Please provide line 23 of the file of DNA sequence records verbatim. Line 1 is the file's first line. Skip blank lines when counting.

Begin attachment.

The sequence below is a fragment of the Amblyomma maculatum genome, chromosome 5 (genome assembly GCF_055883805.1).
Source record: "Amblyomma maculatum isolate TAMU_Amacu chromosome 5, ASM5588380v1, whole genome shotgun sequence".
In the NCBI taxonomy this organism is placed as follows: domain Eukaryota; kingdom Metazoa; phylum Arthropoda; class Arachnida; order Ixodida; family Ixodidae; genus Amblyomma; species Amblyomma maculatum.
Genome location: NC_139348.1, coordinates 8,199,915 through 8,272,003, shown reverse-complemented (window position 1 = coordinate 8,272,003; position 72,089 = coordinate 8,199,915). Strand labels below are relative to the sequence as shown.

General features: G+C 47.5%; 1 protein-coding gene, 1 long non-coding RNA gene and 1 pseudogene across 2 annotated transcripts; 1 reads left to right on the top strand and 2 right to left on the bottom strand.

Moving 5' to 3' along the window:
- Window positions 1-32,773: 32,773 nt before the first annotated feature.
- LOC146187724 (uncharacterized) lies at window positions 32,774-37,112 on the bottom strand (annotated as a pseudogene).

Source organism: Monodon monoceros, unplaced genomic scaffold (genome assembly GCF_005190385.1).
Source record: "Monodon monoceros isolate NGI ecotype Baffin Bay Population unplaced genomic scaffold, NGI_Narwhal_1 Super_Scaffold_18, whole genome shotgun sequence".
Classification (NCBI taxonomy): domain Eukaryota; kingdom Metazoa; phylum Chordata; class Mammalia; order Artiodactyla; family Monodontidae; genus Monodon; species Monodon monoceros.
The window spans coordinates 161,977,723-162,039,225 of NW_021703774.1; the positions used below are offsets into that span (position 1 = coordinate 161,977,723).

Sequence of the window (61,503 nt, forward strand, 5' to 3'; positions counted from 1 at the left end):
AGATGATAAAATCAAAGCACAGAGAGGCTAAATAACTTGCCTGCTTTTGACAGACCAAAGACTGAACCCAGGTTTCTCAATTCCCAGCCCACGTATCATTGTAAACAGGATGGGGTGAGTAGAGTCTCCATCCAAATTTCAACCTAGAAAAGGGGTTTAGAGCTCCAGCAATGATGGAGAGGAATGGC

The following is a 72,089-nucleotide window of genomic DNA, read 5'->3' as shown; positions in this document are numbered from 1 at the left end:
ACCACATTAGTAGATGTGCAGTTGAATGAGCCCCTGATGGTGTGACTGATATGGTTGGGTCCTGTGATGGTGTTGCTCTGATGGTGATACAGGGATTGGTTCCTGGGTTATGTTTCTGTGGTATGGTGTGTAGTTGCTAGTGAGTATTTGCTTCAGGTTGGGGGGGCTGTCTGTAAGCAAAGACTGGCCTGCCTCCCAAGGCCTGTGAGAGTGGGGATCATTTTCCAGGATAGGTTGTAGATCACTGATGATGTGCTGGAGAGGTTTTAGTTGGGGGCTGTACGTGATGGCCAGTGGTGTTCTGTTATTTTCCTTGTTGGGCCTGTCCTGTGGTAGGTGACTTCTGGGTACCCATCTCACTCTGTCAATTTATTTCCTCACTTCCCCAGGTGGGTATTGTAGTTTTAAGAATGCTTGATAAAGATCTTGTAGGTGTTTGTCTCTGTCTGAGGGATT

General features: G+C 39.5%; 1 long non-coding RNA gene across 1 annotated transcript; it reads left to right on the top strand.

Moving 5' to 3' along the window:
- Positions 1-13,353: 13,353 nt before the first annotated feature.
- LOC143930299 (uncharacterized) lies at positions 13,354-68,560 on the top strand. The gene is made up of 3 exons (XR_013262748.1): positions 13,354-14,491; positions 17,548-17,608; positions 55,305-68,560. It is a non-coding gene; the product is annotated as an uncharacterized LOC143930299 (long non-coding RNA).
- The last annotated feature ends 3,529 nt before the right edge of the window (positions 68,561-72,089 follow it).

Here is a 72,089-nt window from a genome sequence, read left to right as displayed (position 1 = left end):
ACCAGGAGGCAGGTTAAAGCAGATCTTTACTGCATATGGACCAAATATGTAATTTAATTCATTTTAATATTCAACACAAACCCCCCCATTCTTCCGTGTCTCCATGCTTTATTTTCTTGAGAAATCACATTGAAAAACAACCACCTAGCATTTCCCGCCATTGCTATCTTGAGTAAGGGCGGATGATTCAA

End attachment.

ACCAGGAGGCAGGTTAAAGCAGATCTTTACTGCATATGGACCAAATATGTAATTTAATTCATTTTAATATTCAACACAAACCCCCCCATTCTTCCGTGTCTCCATGCTTTATTTTCTTGAGAAATCACATTGAAAAACAACCACCTAGCATTTCCCGCCATTGCTATCTTGAGTAAGGGCGGATGATTCAA